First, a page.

Sen. Rand Paul due praise for anti-drone stance
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Kentucky Sen. Rand Paul is not normally my kind of guy. Among the many sins embodied by his heartfelt embrace of a particularly obnoxious strain of libertarianism is his skepticism about the usefulness of the 1964 Civil Rights Act.
He once said he probably would have voted against that historic legislation, if given the chance, because he believes that markets -- not government -- should punish bigotry. The "whites only" signs would've stayed until demographic shifts made Jim Crow economically untenable.
In an era when an associate justice of the U.S. Supreme Court contemptuously referred to section 5 of the 1965 Voting Rights Act as an example of a "racial entitlement," now is not the time to take legislative landmarks for granted, especially when legislators who are skeptical of any role for government in enforcing justice are in positions of influence.
Mr. Paul may not be a champion of civil rights, but he's a giant when it comes to standing up for civil liberties in an age of encroaching drone use. Earlier this week, Mr. Paul took to the floor of the U.S. Senate for 13 hours to filibuster President Barack Obama's nomination of John Brennan as the next CIA director.
Mr. Paul was livid about Attorney General Eric Holder's written response to a query about the legality of drone strikes within the United States. Mr. Holder attempted to reassure Mr. Paul that the Obama administration wasn't interested in killing Americans on U.S. soil, but the attorney general added this caveat:
"It is possible, I suppose," Mr. Holder responded, "to imagine an extraordinary circumstance in which it would be necessary and appropriate under the Constitution and applicable laws of the United States for the president to authorize the military to use lethal force within the territory of the United States."
The nation's top law enforcement officer added that "an extraordinary circumstance" could be something like disrupting a 9/11-level plot or another Pearl Harbor sneak attack. Basically, Mr. Holder was outlining a continuation of the Bush administration status quo -- a policy that drove many of my liberal brethren into fits of apoplexy when Republicans were in charge.
"I will speak as long as it takes," Mr. Paul said at the beginning of his filibuster, "until the alarm is sounded from coast to coast that our Constitution is important, that your rights to trial by jury are precious, that no American should be killed by a drone on American soil without first being charged with a crime, without first being found to be guilty by a court."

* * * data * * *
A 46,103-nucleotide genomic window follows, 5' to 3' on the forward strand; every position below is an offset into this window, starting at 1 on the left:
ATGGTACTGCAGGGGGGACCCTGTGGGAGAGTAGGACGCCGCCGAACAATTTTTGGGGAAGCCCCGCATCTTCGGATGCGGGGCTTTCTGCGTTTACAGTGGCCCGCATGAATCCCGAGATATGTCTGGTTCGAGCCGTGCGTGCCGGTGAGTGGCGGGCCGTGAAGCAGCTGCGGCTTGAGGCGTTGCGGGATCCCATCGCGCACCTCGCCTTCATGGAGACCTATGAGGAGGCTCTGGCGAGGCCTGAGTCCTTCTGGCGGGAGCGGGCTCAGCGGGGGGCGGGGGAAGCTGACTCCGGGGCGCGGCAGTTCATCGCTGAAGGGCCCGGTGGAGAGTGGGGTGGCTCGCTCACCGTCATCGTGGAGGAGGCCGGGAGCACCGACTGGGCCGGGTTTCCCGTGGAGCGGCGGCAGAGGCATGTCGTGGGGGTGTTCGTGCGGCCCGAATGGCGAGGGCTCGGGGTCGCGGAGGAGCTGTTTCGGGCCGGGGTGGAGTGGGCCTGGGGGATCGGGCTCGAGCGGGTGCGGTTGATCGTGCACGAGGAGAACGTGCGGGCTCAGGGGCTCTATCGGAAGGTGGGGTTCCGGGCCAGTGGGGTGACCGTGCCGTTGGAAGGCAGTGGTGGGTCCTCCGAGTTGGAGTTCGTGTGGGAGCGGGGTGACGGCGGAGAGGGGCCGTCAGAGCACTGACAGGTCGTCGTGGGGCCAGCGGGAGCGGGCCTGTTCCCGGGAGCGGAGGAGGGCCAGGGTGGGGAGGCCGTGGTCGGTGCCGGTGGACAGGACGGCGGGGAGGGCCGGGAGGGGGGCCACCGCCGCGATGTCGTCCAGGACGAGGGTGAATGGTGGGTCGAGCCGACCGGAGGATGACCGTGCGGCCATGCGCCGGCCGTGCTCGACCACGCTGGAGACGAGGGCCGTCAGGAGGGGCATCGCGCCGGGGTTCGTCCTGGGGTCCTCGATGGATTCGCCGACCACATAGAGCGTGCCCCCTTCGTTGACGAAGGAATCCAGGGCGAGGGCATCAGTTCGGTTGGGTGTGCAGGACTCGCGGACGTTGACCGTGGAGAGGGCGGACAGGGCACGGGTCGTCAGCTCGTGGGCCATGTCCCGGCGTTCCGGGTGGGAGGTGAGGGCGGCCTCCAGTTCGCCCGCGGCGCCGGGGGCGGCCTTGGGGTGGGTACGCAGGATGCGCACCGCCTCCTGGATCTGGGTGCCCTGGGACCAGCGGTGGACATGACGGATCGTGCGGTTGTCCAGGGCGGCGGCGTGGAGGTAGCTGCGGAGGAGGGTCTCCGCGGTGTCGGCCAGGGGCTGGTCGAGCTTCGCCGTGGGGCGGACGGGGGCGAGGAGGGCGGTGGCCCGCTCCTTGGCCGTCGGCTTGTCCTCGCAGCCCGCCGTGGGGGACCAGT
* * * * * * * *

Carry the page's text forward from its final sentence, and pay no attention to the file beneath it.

That these words were uttered by Rand Paul rather than one of the Senate's Democrats is a sign that cravenness defines that party these days. The failure of Democrats to consistently challenge Mr. Obama as vigorously as they once did President George W. Bush is the kind of hypocrisy that won't go unnoticed. Only Oregon Democrat Ron Wyden joined Mr. Paul and a bunch of Republicans in the filibuster.
Republicans who once gave Mr. Bush a blank check on everything from torture to reckless deficit spending have denounced Mr. Obama's drone policy with no sense of irony or embarrassment. When a neo-McCarthyite like Rep. Ted Cruz, R-Texas, is in a position to lecture a Democratic attorney general about civil liberties in an era of drones, that's grandstanding on an Olympian level, but it doesn't mean the argument is bogus.
It does make you wonder why a former constitutional law professor would allow his drone policy to remain so nebulous instead of stating unequivocally what he believes, or at least use a more capable surrogate than Mr. Holder to lay out the White House's argument. What, if any, would be Mr. Obama's legal rationale for killing Americans with drones at home?
This isn't just an academic question. One can legitimately ask what President Richard Nixon would've done to, say, Jane Fonda after her trip to North Vietnam in 1972 had he had a drone buzzing Hollywood. If the answer is nothing, would he have had the legal authority to kill her as she sat on an enemy gun turret overseas?
Once something like using drones at home becomes easy, it will be abused. This week, news broke that pilots operating drones thousands of miles away from their targets may be given higher medals than those awarded to soldiers in actual combat. This kind of distortion of values is endemic to drone warfare. One day we'll have an evil president who will use drones as casually on American citizens as overseas.
"I really don't think [President Obama will] drop a Hellfire missile on a cafe in Houston like I'm talking about," Mr. Paul said, nearing the end of his 13-hour filibuster, "but it really bothers me he won't say that he won't."
First Published March 8, 2013 12:00 am